42special initialization rules: the @size@ field is the type's size and is
     43initialized with a sizeof expression, the @align@ field is the type's
    4444alignment and uses an alignof expression. The remaining fields are resolved
    4545to a name matching the field's name and type using the normal visibility
     
    5656The declarations include the virtual type definition and forward declarations
    5757of the virtual table instance, constructor, message function and
    58 \codeCFA{get_exception_vtable}. The definition includes the storage and
     58@get_exception_vtable@. The definition includes the storage and
    5959initialization of the virtual table instance and the bodies of the three
    6060functions.
     
    6565from the per-instance information. The virtual table type and most of the
    6666functions are polymorphic so they are all part of the core. The virtual table
    67 instance and the \codeCFA{get_exception_vtable} function.
    68 
    69 Coroutines and threads need instances of \codeCFA{CoroutineCancelled} and
    70 \codeCFA{ThreadCancelled} respectively to use all of their functionality.
    71 When a new data type is declared with \codeCFA{coroutine} or \codeCFA{thread}
     67instance and the @get_exception_vtable@ function.
     68
     69Coroutines and threads need instances of @CoroutineCancelled@ and
     70@ThreadCancelled@ respectively to use all of their functionality.
     71When a new data type is declared with @coroutine@ or @thread@
    7272the forward declaration for the instance is created as well. The definition
    7373of the virtual table is created at the definition of the main function.
     
    7979function.
    8080
    81 The function is \codeC{__cfa__virtual_cast} and it is implemented in the
     81The function is @__cfa__virtual_cast@ and it is implemented in the
    8282standard library. It takes a pointer to the target type's virtual table and
    8383the object pointer being cast. The function is very simple, getting the
     
    8787
    8888For the generated code a forward decaration of the virtual works as follows.
    89 There is a forward declaration of \codeC{__cfa__virtual_cast} in every cfa
     89There is a forward declaration of @__cfa__virtual_cast@ in every cfa
    9090file so it can just be used. The object argument is the expression being cast
    9191so that is just placed in the argument list.
     
    110110often across functions.
    111111
    112 At a very basic level this can be done with \codeC{setjmp} \& \codeC{longjmp}
     112At a very basic level this can be done with @setjmp@ \& @longjmp@
    113113which simply move the top of the stack, discarding everything on the stack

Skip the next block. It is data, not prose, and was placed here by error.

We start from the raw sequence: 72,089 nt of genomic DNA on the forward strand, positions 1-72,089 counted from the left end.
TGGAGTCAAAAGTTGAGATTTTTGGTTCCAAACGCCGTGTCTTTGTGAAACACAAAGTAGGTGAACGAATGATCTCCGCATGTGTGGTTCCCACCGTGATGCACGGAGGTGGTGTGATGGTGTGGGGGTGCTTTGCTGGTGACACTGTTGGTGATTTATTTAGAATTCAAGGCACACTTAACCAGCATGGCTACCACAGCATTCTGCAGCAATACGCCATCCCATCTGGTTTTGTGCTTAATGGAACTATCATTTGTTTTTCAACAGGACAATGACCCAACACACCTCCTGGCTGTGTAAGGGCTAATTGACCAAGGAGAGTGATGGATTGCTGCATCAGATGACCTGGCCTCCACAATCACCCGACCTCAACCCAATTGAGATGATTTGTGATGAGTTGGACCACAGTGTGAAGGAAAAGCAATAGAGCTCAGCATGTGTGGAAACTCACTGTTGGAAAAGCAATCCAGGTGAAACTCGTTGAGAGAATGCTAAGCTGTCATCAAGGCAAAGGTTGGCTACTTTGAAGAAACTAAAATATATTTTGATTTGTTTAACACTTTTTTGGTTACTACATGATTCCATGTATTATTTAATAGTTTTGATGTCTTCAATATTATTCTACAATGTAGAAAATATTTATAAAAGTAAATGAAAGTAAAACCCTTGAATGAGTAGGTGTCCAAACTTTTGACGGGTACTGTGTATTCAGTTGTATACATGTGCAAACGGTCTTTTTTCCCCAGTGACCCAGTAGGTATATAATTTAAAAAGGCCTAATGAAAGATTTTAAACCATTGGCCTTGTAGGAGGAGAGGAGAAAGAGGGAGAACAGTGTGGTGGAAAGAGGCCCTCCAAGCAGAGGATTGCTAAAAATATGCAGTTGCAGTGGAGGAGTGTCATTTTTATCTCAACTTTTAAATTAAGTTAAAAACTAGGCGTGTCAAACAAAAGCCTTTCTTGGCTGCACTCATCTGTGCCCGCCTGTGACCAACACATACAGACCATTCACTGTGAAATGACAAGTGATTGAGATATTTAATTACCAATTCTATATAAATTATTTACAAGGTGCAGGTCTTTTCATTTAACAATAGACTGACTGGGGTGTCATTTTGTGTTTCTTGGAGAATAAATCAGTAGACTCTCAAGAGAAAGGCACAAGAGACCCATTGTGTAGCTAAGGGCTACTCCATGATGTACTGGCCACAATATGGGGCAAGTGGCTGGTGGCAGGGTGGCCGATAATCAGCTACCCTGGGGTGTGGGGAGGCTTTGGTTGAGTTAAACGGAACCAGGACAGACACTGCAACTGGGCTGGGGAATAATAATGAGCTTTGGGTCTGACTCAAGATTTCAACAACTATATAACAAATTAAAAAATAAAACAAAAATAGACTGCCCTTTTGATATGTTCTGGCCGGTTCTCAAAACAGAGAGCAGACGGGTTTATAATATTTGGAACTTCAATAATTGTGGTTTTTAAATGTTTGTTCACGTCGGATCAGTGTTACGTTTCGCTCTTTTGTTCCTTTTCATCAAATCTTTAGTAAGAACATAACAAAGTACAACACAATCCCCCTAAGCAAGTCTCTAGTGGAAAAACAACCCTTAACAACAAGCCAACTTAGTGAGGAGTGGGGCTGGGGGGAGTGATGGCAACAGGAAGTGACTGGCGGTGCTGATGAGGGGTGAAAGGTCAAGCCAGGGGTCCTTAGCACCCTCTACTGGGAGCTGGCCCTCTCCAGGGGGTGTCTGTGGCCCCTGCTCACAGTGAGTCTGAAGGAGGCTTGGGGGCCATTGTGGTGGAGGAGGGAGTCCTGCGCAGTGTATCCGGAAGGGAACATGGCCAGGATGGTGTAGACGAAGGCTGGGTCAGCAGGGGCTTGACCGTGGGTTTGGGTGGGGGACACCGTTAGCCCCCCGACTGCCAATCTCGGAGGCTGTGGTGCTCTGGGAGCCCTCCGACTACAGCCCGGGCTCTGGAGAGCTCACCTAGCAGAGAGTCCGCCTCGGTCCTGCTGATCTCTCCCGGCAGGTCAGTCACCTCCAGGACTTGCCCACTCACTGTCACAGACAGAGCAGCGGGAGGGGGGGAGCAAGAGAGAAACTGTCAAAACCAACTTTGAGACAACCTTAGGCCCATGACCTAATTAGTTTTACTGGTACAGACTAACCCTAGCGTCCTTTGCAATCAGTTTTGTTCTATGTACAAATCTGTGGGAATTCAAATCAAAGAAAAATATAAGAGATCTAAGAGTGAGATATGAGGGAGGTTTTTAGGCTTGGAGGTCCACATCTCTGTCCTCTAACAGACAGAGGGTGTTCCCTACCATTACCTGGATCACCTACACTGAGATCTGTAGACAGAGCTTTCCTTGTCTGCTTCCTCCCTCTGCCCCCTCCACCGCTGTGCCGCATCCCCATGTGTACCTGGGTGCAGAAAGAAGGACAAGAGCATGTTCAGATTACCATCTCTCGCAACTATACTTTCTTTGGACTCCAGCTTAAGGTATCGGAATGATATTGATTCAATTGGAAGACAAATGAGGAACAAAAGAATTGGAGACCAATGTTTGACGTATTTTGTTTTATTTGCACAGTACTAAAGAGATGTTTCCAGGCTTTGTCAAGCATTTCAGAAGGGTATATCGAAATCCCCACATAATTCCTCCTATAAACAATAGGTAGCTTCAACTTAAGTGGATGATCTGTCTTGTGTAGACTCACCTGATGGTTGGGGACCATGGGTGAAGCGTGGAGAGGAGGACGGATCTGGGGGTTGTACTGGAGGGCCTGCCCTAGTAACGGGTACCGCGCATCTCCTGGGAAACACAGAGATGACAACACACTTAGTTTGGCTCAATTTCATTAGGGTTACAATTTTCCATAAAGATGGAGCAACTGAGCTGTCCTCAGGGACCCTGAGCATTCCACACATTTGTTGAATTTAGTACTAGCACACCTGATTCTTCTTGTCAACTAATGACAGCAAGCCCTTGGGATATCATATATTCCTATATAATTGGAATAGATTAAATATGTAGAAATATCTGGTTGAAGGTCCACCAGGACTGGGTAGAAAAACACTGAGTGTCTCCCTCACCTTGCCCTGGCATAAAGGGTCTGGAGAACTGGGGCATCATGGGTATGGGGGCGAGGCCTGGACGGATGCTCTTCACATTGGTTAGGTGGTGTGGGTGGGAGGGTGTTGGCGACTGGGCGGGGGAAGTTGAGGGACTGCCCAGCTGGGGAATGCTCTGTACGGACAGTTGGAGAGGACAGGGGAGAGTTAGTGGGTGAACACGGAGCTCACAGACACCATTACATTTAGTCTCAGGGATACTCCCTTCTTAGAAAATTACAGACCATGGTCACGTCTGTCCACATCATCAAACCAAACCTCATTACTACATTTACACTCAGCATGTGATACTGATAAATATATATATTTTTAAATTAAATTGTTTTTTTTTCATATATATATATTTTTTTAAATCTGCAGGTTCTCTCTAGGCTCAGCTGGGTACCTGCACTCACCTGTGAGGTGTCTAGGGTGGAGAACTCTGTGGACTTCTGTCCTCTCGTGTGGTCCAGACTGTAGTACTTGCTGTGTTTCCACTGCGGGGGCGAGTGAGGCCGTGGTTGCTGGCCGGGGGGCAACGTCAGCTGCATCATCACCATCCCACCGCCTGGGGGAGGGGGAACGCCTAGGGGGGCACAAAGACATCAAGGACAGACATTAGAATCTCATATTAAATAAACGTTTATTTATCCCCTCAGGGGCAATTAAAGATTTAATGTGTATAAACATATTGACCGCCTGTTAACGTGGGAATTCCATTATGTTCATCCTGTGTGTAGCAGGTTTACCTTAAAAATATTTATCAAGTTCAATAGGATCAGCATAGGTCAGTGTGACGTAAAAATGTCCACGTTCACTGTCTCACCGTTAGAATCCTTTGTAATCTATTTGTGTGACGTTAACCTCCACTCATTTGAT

114114above a certain point. However this ignores all the clean-up code that should
     
    118118both of these problems.
    119119
    120 Libunwind, provided in \texttt{unwind.h} on most platorms, is a C library
     120Libunwind, provided in @unwind.h@ on most platorms, is a C library
    121121that provides \CPP style stack unwinding. Its operation is divided into two
    122122phases. The search phase -- phase 1 -- is used to scan the stack and decide
     
    142142
    143143GCC will generate an LSDA and attach its personality function with the
    144 \texttt{-fexceptions} flag. However this only handles the cleanup attribute.
     144@-fexceptions@ flag. However this only handles the cleanup attribute.
    145145This attribute is used on a variable and specifies a function that should be
    146146run when the variable goes out of scope. The function is passed a pointer to
     
    165165messages for special cases (some of which should never be used by the
    166166personality function) and error codes but unless otherwise noted the
    167 personality function should always return \codeC{_URC_CONTINUE_UNWIND}.
    168 
    169 The \codeC{version} argument is the verson of the implementation that is
     167personality function should always return @_URC_CONTINUE_UNWIND@.
     168
     169The @version@ argument is the verson of the implementation that is
    170170calling the personality function. At this point it appears to always be 1 and
    171171it will likely stay that way until a new version of the API is updated.
    172172
    173 The \codeC{action} argument is set of flags that tell the personality
     173The @action@ argument is set of flags that tell the personality
    174174function when it is being called and what it must do on this invocation.
    175175The flags are as follows:
    176176\begin{itemize}